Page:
If we consider that a state-of-the-art Bitcoin mining platform can generate a little over 300 MHash/s/$ then the current worldwide capacity of 48 PHash/s would require an investment of $160M. In practice most of the hashing capacity is nowhere near as cost effective as 300 MHash/s/$ so it seems likely that the actual investment worldwide in the hardware that is currently running has been more like $300M to $500M. Given that the hashing rates have been increasing so dramatically for more than 12 months it’s also highly unlikely that more than a very small fraction of the currently-deployed hardware has been in use for more than 8 months.
If we look at the estimated miner’s reward for the last 8 months it’s $514M. This suggests that a huge fraction of the money being made from mining is now also being spent on mining hardware. Another jump in the BTC price will help make things more profitable for miners but will probably also just trigger yet more spending on mining hardware. It also suggests that the correlation between mining hash rates and the BTC price is certainly more circular than might otherwise seem likely as purchases of mining hardware has been one of the biggest uses of Bitcoin itself.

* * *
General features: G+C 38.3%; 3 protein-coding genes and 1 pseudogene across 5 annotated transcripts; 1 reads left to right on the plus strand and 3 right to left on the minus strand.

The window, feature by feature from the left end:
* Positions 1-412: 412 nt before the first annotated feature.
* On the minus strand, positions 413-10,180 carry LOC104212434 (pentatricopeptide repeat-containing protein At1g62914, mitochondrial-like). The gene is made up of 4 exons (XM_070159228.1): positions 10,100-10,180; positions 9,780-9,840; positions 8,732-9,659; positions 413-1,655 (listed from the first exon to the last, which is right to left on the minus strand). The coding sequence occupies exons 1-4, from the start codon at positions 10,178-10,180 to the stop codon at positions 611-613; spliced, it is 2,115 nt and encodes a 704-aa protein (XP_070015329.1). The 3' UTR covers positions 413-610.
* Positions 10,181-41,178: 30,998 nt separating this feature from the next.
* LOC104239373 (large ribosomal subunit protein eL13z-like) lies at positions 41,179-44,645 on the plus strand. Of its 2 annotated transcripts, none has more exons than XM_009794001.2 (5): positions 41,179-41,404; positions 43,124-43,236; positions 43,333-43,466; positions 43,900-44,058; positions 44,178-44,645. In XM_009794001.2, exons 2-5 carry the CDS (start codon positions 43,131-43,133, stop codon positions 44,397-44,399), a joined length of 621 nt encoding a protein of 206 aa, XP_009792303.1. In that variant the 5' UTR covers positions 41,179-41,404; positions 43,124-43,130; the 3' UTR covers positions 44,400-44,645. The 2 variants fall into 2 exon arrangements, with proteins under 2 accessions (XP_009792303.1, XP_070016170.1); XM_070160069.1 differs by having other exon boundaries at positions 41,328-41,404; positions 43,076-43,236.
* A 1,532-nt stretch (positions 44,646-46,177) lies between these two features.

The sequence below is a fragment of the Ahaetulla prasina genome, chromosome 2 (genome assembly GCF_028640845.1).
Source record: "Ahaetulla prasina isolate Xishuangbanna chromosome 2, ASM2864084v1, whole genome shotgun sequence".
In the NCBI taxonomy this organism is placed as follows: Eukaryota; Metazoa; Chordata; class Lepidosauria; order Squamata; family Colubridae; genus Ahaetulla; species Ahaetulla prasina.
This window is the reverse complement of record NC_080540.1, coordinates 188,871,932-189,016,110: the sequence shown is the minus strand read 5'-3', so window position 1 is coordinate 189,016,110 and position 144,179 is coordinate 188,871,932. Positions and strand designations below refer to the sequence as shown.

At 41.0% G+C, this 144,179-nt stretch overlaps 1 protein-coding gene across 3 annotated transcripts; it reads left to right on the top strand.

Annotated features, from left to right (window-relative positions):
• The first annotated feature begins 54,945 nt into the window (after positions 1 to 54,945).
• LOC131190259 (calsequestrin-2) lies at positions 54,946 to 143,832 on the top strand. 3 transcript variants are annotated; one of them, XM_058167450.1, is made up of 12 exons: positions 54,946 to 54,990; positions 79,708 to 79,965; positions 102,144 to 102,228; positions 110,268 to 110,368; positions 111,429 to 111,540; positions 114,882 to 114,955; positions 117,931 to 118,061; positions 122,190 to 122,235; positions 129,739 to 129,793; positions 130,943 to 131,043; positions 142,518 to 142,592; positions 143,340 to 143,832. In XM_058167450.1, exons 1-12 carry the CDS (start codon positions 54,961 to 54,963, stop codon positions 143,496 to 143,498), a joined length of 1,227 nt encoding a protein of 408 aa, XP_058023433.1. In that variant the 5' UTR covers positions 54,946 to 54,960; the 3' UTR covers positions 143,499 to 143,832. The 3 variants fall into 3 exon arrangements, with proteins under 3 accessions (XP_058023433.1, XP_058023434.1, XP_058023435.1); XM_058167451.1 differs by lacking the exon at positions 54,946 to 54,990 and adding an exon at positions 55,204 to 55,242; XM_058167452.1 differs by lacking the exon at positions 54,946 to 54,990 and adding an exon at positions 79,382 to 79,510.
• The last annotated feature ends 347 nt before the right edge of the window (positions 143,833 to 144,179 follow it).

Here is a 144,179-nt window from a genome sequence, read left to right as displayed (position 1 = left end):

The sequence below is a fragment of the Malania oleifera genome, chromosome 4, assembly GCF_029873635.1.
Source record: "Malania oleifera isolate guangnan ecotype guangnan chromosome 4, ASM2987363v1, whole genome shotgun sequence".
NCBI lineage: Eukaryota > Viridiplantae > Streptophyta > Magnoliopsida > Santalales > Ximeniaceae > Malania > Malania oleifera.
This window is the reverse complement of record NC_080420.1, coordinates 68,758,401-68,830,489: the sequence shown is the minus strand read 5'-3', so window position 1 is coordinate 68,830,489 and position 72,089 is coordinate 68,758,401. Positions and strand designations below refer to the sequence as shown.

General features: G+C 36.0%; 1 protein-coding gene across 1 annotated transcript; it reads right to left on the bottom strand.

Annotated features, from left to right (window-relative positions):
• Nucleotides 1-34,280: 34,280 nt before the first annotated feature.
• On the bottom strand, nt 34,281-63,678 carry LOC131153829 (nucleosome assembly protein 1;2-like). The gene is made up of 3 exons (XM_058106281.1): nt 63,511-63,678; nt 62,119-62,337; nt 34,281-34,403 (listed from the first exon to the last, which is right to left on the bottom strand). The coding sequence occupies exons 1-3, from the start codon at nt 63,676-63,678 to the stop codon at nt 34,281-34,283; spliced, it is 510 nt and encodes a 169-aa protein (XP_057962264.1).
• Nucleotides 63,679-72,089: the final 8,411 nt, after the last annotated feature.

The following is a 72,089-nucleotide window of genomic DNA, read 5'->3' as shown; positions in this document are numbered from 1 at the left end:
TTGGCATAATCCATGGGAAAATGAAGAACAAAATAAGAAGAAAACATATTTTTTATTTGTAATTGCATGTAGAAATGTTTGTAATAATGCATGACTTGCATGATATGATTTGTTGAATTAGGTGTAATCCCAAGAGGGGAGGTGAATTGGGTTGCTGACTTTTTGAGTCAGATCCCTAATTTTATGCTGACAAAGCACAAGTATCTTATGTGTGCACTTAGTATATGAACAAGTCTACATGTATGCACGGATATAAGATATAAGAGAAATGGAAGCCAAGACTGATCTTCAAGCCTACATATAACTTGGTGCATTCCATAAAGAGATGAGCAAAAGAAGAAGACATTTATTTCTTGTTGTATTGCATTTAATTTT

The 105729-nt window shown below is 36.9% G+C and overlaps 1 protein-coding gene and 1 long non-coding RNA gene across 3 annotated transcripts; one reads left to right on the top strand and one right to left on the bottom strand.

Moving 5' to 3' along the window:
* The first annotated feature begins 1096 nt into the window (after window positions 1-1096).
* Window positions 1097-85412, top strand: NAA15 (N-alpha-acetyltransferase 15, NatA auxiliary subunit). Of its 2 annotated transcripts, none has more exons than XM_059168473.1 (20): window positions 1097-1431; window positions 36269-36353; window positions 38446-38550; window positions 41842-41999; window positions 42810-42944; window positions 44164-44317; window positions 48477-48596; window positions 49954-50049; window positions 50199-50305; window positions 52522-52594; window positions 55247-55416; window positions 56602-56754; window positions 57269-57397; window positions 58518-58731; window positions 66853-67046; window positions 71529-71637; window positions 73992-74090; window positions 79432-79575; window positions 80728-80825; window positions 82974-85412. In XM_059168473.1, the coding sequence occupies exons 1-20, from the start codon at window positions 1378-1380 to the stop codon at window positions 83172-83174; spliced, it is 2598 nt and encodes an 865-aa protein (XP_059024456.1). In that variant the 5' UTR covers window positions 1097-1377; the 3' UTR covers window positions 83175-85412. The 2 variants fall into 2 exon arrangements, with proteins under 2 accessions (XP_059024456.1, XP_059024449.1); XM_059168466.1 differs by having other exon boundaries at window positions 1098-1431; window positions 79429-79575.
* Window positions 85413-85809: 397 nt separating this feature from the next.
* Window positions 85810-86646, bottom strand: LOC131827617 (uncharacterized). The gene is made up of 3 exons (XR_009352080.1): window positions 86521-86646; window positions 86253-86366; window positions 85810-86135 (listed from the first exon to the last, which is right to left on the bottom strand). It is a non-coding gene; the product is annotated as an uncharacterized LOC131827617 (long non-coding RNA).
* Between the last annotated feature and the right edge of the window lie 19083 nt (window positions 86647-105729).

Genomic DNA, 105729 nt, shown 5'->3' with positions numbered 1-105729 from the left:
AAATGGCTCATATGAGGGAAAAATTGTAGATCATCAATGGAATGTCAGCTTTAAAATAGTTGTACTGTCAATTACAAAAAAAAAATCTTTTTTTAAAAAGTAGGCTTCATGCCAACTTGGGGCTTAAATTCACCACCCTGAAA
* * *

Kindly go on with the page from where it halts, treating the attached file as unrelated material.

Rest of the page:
The $514M represents a realistic limit on the hashing rate since no-one can afford to operate at a loss for long. Some of that $514 has to have been used to cover operating costs such as electricity, HVAC, premises, and some amount of miner’s profit. Unless ASIC and mining equipment vendors reduce their prices significantly then that put’s an upper bound of $514M * 300 MHash/s/$; a little over 150 PHash/s. Realistically it’s probably less than 120 PHash/s and that’s assuming that everyone was suddenly able to buy currently-shipping state-of-the-art equipment.
As ASICs start to hit the limits of the process technology the huge expansions in the hashing rate will have to slow down and that will start to change the mining economics again... seems like something to write about next time :-)
Data for this article was sourced via blockchain.info